Mr. Prifti

Michael Prifti

Managing Principal

BLT Architects

Michael Prifti is an architect of significant diversity with architectural experience in new construction and adaptive re-use projects for institutional and development clients, with single-purpose and mixed-use programs. Mr. Prifti is proficient in complex project management and taking plans from concept to completion.

Mr. Prifti and BLTa recently completed the Revel Resort and Casino in Atlantic City, NJ. He led the team responsible for ensuring that all 65 architecture, design, and construction partners worked together to deliver Revel on time and within budget. Additionally, he was crucial in the design of the back-of-house facilities, making it one of the most impressive and efficient in the industry.

Additionally, Mr. Prifti has extensive mixed-use experience which includes the design of DC USA, a transit-oriented retail complex in Washington, DC and the in-progress One-2-FiveLIVE a 28,000 square foot retail and entertainment complex in Harlem, NY. DC USA has revitalized an area that had seen a troubled economic environment and One-2-Five LIVE anticipates to do the same.

Mr. Prifti has received a number of honors and awards, including the Thomas Ustick Walter Award in 2010, the College of Fellows of the American Institute of Architects in 2005, Architect of the Year from the Coalition of Commercial Real Estate Association in 2004 and 1999, and the Richard Upjohn Fellowship from the American Institute of Architects in 2002. He earned both his Master of Architecture and BA degrees from The University of Pennsylvania.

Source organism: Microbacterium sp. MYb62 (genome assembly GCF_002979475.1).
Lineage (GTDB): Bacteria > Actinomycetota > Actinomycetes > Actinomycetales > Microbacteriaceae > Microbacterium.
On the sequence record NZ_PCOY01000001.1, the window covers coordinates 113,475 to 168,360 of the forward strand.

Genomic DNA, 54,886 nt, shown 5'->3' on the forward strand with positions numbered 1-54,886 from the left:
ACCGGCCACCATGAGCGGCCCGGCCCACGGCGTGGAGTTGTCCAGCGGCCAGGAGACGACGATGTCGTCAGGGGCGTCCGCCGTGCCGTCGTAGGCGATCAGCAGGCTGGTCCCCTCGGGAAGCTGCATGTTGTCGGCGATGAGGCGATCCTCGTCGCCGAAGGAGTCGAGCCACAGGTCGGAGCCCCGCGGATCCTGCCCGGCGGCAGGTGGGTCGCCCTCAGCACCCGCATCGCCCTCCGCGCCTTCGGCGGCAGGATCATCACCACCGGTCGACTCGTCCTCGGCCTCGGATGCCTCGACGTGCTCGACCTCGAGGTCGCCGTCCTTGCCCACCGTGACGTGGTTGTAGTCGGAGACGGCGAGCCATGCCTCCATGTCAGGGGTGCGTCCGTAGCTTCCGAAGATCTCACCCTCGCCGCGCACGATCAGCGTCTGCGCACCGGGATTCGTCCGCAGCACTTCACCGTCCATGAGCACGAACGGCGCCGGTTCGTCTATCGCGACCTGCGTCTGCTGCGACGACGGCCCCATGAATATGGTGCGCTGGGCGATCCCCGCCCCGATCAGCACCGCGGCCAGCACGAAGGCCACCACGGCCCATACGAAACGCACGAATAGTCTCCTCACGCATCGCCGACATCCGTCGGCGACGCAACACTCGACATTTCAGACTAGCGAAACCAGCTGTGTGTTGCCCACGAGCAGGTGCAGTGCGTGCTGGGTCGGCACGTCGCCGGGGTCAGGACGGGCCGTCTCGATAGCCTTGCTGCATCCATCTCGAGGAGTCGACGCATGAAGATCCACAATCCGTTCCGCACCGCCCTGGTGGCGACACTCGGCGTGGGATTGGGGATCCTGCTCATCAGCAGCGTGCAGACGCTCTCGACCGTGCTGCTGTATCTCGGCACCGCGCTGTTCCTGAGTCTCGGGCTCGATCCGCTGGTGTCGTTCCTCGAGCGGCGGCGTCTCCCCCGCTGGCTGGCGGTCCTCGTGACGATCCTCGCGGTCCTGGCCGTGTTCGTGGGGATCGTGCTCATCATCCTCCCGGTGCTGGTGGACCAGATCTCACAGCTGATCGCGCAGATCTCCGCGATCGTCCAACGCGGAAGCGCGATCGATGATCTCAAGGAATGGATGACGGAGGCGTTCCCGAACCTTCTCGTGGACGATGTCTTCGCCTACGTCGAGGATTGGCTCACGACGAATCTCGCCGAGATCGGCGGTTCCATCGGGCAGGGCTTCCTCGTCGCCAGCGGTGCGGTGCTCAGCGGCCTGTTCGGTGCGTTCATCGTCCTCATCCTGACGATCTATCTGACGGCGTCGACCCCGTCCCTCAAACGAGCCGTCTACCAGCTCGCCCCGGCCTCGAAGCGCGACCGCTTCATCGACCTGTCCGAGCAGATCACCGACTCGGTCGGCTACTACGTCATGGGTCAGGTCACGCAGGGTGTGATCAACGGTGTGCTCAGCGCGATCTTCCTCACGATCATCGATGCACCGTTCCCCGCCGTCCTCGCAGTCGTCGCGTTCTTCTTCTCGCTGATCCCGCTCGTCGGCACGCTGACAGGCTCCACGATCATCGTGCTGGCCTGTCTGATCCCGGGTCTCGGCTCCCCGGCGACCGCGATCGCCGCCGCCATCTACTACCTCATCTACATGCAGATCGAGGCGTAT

Mr. Prifti can be contacted at 215-563-3900 or hmt@blta.com

Coming Up In The April Online Hotel Business Review




Feature Focus
Guest Service: The Personalized Experience
In the not-too-distant future, when guests arrive at a hotel, they will check themselves in using a kiosk in the lobby, by- passing a stop at the front desk. When they call room service to order food, it will be from a hotel mobile tablet, practically eliminating any contact with friendly service people. Though these inevitable developments will likely result in delivered to their door by a robot. When they visit a restaurant, their orders will be placed and the bill will be paid some staff reduction, there is a silver lining Ė all the remaining hotel staff can be laser-focused on providing guests with the best possible service available. And for most guests, that means being the beneficiary of a personalized experience from the hotel. According to a recent Yahoo survey, 78 percent of hotel guests expressed a desire for some kind of personalization. They are seeking services that not only make them feel welcomed, but valued, and cause them to feel good about themselves. Hotels must strive to establish an emotional bond with their guests, the kind of bond that creates guest loyalty and brings them back time and again. But providing personalized service is more than knowing your guests by name. Itís leaving a bottle of wine in the room of a couple celebrating their anniversary, or knowing which guest enjoys having a fresh cup of coffee brought to their room as part of a wake-up call. Itís the small, thoughtful, personal gestures that matter most and produce the greatest effect. The April issue of the Hotel Business Review will document what some leading hotels are doing to cultivate and manage guest satisfaction in their operations.